The Quick answer
Tarmac comes in different sizes and strengths. In general, the structure of it is solid and built to last between 10-20 years. This being said, it may require re-surfacing if it begins to wear due to weather damage and usage. The price of re-surfacing is obviously considerably less than than the original installation, however it is still an expense that you should consider when choosing your paving solution.
things to consider
A tarmac driveway will only ever be as strong as what is installed underneath it. If your contractor has used recycled MOT then there will most likely be issues caused by the eroding of materials within the recycled product, which will lead to voids beneath the surface. Another common cause of structural issues is a lack of sub-base material being used. You must make sure that the contractor you’re using is trustworthy and capable of carrying out the installation to the correct specifications (industry standards) without supervision. Click here to connect with your local ‘Driveway Hub’ accredited installer.
Tarmacadam is made up of a base layer (binder course) and a topping layer (wearing course). The required depth in total is normally between 80-100mm, with the depth of the base layer being around 50-70mm and the topping around 25-30mm. If the tarmacadam is installed too thin, it will not take the weight of vehicle traffic and will eventually crack.
Tarmacadam is often cheaper than block paving and resin bound, costing around the same as pattern imprinted concrete and slightly more than gravel. If you’re considering using a coloured tarmacadam such as buff, terracota or blue, the cost of these will be considerably more than black. Costs will also increase if you choose to have a decorative edging framing the tarmac. This is often consuming and more expensive than using the existing edges and installing pin kerbs where necessary.
If you’re looking for a cheap solution to improve the external appearance of your house then tarmac might be a good option for you. As stated before, you will start to see wearing and colour fading as time goes and it will need re-surfacing eventually. Tarmacadam is expected to last around 10-20 years when maintained correctly, but maintenance is key to achieve this life span.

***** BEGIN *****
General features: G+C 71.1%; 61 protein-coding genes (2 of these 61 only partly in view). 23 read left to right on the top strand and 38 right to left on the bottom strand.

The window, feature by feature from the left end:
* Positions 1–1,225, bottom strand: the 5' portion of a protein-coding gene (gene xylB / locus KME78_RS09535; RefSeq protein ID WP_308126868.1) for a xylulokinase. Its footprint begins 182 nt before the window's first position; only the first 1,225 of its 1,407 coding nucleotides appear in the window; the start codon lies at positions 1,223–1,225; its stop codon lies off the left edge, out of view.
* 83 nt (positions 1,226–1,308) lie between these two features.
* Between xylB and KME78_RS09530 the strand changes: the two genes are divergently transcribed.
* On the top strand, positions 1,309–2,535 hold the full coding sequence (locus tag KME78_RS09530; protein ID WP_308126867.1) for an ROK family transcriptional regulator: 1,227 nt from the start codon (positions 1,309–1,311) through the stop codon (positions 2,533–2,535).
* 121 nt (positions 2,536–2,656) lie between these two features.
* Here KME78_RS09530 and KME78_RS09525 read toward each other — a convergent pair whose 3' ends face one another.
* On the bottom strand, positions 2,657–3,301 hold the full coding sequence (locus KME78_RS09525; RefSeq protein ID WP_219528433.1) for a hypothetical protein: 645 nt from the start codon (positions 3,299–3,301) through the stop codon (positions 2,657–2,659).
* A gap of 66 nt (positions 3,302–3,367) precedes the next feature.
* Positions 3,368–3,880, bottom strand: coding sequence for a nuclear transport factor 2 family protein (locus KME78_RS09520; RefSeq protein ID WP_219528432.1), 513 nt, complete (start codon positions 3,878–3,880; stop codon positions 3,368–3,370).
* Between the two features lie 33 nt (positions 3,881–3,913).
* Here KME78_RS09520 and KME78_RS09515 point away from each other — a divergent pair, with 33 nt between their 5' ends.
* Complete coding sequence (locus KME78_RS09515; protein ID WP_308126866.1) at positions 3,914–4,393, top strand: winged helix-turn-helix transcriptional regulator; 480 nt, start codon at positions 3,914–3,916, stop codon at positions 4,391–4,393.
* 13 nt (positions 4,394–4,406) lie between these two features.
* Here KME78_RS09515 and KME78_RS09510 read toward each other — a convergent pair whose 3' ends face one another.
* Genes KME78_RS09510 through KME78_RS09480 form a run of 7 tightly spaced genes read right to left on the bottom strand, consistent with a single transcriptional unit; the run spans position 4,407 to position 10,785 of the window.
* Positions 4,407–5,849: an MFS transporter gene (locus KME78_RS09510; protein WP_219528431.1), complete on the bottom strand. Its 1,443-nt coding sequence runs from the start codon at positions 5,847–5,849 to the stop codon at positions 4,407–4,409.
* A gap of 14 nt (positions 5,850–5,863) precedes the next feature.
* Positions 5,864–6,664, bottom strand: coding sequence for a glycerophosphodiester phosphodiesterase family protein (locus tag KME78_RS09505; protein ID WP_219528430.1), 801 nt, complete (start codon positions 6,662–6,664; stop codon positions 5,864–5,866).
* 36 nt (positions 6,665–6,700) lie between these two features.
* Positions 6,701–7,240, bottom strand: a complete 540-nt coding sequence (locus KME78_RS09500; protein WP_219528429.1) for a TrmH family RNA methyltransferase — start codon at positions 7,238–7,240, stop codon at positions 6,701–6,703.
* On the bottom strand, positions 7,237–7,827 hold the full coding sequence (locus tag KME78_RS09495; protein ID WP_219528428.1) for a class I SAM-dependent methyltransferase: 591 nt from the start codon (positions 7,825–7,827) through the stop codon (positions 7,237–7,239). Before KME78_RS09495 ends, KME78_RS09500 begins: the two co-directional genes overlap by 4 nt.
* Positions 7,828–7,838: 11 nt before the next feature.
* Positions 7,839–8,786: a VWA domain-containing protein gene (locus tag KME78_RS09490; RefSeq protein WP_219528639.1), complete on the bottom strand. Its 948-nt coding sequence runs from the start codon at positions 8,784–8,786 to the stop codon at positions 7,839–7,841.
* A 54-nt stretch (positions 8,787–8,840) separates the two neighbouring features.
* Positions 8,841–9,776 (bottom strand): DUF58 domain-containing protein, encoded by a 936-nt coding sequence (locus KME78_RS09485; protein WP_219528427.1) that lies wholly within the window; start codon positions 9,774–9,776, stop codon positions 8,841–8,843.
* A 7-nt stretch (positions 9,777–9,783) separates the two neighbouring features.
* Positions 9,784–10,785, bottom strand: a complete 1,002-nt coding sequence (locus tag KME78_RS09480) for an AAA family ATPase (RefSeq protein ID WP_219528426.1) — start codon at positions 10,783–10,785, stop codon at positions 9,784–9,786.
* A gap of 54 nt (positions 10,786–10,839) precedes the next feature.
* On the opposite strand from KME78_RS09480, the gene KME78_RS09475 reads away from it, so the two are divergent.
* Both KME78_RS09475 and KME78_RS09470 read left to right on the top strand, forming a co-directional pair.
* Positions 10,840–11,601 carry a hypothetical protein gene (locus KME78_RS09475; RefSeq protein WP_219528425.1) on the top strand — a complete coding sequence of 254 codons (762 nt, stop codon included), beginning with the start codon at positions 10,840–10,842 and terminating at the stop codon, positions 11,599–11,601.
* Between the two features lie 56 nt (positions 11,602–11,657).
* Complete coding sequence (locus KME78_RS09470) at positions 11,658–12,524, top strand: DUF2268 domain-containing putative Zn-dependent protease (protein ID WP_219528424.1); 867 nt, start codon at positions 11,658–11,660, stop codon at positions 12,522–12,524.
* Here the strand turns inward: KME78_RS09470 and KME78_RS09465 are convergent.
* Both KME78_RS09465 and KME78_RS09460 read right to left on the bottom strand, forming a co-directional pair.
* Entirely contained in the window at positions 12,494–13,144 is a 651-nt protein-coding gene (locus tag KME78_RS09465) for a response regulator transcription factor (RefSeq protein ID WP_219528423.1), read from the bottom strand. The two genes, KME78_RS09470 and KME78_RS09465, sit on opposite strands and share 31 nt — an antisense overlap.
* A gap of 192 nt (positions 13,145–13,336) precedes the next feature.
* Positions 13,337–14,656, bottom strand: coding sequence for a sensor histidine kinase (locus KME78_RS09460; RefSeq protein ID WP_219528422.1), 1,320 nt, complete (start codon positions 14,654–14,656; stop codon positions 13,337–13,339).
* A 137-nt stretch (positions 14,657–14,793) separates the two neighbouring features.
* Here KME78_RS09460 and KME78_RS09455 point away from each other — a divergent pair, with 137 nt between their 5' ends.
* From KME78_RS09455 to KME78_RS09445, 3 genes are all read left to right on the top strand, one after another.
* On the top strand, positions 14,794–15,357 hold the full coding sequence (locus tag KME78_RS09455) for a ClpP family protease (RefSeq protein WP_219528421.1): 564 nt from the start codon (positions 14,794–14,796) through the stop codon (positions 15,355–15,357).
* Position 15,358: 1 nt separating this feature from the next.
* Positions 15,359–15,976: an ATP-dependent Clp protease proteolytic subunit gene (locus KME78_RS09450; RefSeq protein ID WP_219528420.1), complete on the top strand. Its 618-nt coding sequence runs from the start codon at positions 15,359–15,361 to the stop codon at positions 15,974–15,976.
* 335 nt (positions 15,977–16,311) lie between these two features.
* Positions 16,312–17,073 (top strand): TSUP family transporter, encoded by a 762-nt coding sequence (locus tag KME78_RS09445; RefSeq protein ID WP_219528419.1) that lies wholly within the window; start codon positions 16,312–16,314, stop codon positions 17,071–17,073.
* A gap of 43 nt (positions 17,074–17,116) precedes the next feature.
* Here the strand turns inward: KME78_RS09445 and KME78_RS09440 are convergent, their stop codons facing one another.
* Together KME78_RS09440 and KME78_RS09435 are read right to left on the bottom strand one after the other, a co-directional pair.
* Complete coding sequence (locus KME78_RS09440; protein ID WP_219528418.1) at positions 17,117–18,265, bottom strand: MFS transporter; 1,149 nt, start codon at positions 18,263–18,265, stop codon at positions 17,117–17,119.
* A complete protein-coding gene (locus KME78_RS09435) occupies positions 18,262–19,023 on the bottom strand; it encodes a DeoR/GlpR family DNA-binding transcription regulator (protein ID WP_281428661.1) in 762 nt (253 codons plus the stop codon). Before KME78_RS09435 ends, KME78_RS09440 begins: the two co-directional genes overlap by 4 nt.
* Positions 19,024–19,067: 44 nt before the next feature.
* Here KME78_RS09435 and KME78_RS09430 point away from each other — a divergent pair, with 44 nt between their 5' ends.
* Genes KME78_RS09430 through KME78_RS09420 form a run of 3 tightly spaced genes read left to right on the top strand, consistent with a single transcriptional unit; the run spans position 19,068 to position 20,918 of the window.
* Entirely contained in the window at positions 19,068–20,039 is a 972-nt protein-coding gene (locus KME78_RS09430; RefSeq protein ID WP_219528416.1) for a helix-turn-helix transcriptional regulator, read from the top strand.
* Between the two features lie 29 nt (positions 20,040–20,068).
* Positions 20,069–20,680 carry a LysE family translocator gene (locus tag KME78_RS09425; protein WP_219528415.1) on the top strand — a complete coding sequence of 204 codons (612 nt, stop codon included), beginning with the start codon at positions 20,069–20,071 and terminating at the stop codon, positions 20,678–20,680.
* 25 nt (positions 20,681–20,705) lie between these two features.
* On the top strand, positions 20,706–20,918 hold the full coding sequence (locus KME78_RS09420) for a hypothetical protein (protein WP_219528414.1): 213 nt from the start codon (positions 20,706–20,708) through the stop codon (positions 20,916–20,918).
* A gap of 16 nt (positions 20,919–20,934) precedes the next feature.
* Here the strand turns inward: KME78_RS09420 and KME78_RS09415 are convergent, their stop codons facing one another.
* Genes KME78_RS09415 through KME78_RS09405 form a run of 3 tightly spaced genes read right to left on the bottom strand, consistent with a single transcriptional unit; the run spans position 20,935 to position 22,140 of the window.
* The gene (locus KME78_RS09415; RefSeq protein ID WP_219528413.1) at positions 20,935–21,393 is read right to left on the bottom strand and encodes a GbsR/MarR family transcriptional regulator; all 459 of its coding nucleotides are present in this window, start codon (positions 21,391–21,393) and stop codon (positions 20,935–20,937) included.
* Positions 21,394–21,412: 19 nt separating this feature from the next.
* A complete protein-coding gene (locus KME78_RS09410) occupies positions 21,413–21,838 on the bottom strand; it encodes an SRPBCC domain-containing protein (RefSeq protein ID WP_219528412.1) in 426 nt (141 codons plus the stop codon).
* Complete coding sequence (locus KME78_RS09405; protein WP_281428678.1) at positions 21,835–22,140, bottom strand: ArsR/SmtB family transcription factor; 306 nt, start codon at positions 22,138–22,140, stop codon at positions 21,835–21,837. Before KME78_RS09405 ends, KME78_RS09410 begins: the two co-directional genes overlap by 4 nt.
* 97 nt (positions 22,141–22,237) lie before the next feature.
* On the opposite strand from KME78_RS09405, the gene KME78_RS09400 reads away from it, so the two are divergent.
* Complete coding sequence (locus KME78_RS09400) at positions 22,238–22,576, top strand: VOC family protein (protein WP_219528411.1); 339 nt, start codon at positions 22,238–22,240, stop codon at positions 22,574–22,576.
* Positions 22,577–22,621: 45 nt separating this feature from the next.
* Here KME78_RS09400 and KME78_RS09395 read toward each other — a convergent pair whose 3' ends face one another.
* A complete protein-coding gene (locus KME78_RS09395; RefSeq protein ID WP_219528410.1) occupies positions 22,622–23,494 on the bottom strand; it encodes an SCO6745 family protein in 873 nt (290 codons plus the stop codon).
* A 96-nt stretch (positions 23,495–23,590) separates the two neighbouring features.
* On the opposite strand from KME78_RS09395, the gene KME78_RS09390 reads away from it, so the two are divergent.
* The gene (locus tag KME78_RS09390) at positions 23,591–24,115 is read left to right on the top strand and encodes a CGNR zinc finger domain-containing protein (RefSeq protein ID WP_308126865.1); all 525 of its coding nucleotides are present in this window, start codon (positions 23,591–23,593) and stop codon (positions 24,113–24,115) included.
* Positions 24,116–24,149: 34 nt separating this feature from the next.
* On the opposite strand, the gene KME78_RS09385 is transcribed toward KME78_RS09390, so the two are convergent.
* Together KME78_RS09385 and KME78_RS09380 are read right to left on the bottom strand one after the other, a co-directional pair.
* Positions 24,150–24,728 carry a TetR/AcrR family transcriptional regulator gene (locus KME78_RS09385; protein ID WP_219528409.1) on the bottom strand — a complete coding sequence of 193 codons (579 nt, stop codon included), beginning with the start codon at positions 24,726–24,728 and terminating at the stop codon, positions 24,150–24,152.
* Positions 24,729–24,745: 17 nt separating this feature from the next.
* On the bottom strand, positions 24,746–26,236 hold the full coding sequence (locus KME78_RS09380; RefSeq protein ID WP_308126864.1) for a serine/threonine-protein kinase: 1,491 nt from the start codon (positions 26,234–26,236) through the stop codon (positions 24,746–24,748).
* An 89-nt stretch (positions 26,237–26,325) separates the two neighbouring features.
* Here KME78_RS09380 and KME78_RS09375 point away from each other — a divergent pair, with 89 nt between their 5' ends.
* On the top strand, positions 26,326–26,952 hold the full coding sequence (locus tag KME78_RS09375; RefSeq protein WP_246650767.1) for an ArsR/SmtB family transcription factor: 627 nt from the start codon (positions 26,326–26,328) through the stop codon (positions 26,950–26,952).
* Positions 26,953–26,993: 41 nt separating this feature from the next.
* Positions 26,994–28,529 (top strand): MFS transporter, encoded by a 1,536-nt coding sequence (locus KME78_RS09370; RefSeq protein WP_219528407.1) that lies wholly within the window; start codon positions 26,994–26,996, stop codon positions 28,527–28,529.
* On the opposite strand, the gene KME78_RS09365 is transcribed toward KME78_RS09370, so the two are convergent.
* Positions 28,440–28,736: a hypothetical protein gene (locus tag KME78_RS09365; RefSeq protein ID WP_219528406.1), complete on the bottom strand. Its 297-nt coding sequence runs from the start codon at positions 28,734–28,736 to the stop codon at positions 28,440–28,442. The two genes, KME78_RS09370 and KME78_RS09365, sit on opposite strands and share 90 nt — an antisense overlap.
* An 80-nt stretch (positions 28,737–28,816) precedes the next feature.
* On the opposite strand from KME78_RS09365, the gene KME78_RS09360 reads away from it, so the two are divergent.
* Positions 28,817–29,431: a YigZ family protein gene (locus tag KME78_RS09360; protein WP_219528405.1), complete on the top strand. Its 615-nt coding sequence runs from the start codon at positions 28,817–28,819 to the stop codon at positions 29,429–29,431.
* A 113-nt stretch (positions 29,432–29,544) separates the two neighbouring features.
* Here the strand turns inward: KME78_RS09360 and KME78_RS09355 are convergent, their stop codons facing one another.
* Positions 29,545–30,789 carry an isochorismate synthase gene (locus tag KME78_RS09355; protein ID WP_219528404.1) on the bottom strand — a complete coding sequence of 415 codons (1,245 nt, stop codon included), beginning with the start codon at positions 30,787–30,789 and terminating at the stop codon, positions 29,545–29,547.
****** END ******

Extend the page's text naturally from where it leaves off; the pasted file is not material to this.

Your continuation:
Tarmac is well known for being resistant to harsh weather conditions, but can become damaged by frost in the long run. Frost can cause cracking within the surface. Oil, diesel, petrol and paint thinners (along with other liquids) are well known to cause detrimental damage to tarmac. Oil stains are the most frequent issue for owners who have a tarmac surface as this leads to structural damage, causing pot holes and often crumbling.
As mentioned before you must choose your contractor wisely. We have vetted and approved contractors across the country offering fair prices and quality workmanship. It can often be tempting to go with the cheapest option however, more often than not, this will lead to issues down the line. Another mistake we often see is homeowners choosing to go down the route of the biggest and most known companies even though they are the most expensive. Higher prices usually means more overheads (showrooms and office staff). These larger companies often turn to subcontractors to complete installations on their behalf meaning you don’t actually know who is going to be installing your driveway!
Pros and ConsPROS:
- Stylish finish when first installed
- Low maintenance
- Cheaper than block paving and resin bound
- Choice of colours
- Can fade quite quickly and needs re-coating to restore the colour
- Impermeable so requires extra drainage
- Prone to wear and tear marks
For the first 2-3 years, tarmacadam should be cleaned off occasionally, carefully using a jet wash. As the surface begins to fade due to wear and tear and UV rays, it will start to turn grey. This is the stage where re-coating is necessary and will need to be done every couple of years to maintain the black appearance. There are plenty of products fit for resurfacing tarmac, we have found that ‘Blackjack Surface Technology’ products work very well, as well as ‘Smartseal tarmac restorer’.
Other than cleaning and occasionally resealing the surface, there’s not much more to it. If you start to notice hairline cracks and areas crumbling, this could be a sign that the wearing course is failing. At this stage, you should get a professional to come and take a look, it may be that it requires the wearing course chipping out and a new one installing.